While Congress struggles with policy decisions about just how much freedom to give states over the spending of billions of dollars in federal education funding, two Members have proposed beginning the process of turning over such decision-making powers to families sitting around kitchen tables in millions of homes across the country.
The Children’s Education Tax Credit Act, which would create a $1,000 tax credit per child for elementary and secondary educational expenses, was introduced by Representatives Tom Tancredo (R-Colorado) and James E. Rogan (R-California).
The tax credit would be available to families who incurred expenses at an eligible educational institution for tuition, tutoring, and the purchase of textbooks, supplies, and course-required computer software and hardware. Public schools, private schools, parochial schools, and home schools all qualify as eligible educational institutions.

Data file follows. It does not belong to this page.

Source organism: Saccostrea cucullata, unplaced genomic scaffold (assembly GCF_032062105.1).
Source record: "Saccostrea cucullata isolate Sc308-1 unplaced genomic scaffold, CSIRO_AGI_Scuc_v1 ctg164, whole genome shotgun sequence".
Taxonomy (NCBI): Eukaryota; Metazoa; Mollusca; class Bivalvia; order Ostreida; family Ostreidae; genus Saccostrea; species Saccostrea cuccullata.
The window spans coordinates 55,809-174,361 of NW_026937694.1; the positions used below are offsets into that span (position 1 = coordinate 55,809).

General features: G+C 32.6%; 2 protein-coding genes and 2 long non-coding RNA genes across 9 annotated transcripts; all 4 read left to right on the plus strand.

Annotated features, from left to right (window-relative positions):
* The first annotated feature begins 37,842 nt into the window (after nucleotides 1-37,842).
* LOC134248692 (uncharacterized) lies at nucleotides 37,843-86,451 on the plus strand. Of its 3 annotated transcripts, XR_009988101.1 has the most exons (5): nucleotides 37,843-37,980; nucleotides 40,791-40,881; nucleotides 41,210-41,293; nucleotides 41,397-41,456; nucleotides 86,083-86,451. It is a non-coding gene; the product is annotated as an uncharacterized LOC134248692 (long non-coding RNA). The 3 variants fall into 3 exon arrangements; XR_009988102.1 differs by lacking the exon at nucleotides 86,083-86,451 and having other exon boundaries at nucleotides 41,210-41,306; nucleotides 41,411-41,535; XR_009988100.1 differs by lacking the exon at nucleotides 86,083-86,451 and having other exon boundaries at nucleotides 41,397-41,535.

“Rather than creating new federal programs run by new federal bureaucrats, we need to put responsibility and resources in the hands of our nation’s parents,” Tancredo told Congress when he introduced the bill, HR 600, on February 4. “With this tax credit, parents will have the means and the freedom to provide the unique support their children need to learn at their very best.”
Rogan pointed out that an average American family today spends about $720 a year on each child’s learning, but that too many Americans are forced to choose between spending a little extra on their child’s learning or paying the rent. With the credit, parents could better afford to make the best education choice for their children.
“By letting parents decide how best their education dollars can be spent, we begin deferring to local communities and families the crucial decisions on how to educate a child,” said Rogan, urging Congress to “empower parents to do more for their children so that our nation’s next generation can truly thrive.”
George A. Clowes is managing editor of School Reform News.